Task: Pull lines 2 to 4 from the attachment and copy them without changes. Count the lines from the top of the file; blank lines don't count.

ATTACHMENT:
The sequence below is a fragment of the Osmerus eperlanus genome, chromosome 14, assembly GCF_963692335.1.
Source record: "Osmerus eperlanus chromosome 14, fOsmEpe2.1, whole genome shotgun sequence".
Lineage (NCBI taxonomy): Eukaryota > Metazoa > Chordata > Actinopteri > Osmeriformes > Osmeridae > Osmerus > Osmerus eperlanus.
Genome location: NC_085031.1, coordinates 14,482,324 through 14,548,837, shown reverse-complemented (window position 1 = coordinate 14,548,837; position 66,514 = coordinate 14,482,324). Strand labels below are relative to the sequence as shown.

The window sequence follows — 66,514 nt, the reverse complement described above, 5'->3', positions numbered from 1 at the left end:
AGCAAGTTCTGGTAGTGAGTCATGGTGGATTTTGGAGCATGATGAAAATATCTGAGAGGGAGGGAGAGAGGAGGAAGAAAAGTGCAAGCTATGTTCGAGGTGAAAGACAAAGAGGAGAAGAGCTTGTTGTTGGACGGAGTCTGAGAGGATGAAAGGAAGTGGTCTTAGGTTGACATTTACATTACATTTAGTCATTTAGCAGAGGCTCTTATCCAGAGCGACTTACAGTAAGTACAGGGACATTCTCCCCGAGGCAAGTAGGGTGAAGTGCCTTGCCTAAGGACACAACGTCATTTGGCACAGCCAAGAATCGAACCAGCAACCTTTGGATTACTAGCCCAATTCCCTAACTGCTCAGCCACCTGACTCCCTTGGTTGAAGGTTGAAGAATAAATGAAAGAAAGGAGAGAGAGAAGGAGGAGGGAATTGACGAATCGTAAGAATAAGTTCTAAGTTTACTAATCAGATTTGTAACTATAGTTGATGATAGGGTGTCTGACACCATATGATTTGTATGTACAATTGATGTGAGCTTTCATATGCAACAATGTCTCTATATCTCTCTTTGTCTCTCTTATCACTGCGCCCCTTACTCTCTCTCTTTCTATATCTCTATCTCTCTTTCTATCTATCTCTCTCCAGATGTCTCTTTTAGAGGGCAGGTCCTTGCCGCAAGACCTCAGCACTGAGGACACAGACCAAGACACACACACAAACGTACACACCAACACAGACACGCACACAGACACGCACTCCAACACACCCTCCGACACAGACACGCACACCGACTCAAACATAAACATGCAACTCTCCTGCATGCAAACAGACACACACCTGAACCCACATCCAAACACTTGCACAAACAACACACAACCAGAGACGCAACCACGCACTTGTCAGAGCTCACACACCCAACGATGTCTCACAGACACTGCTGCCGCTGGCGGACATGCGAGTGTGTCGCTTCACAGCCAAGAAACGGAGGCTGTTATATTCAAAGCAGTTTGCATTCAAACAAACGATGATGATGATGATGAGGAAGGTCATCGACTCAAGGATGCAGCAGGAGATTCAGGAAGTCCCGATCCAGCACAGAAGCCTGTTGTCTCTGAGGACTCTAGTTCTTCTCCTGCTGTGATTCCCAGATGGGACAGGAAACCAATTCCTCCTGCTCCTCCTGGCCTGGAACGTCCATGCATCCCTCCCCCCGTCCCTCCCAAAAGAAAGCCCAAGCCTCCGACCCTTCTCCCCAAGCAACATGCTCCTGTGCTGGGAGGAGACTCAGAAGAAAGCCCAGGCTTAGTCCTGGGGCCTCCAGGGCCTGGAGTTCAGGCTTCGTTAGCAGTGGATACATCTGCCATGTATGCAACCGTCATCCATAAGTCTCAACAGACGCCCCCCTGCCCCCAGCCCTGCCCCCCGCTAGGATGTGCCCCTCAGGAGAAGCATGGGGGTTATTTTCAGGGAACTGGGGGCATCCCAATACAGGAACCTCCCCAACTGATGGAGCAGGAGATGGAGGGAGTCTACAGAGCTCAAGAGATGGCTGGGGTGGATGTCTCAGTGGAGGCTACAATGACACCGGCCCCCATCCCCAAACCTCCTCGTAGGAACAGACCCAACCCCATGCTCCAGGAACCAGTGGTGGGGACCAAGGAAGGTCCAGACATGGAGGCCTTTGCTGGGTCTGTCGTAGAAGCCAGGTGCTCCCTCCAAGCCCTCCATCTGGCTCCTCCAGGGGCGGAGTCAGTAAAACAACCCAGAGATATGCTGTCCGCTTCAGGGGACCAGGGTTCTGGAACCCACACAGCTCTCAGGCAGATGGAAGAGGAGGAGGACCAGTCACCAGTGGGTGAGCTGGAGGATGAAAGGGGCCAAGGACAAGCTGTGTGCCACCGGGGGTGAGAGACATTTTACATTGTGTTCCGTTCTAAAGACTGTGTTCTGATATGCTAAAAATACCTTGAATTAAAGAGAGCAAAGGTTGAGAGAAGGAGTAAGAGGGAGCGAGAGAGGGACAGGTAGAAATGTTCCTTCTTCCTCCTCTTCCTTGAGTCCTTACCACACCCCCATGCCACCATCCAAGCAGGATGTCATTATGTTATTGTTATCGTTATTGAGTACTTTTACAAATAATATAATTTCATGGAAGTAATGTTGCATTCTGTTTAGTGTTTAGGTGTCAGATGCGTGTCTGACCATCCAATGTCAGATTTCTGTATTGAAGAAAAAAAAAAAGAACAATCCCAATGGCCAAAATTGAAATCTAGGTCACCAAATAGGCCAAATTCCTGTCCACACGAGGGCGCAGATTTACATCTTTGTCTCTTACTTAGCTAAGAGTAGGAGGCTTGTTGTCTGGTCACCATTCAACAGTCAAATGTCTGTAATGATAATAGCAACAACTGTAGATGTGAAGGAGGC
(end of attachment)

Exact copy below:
Source record: "Osmerus eperlanus chromosome 14, fOsmEpe2.1, whole genome shotgun sequence".
Lineage (NCBI taxonomy): Eukaryota > Metazoa > Chordata > Actinopteri > Osmeriformes > Osmeridae > Osmerus > Osmerus eperlanus.
Genome location: NC_085031.1, coordinates 14,482,324 through 14,548,837, shown reverse-complemented (window position 1 = coordinate 14,548,837; position 66,514 = coordinate 14,482,324). Strand labels below are relative to the sequence as shown.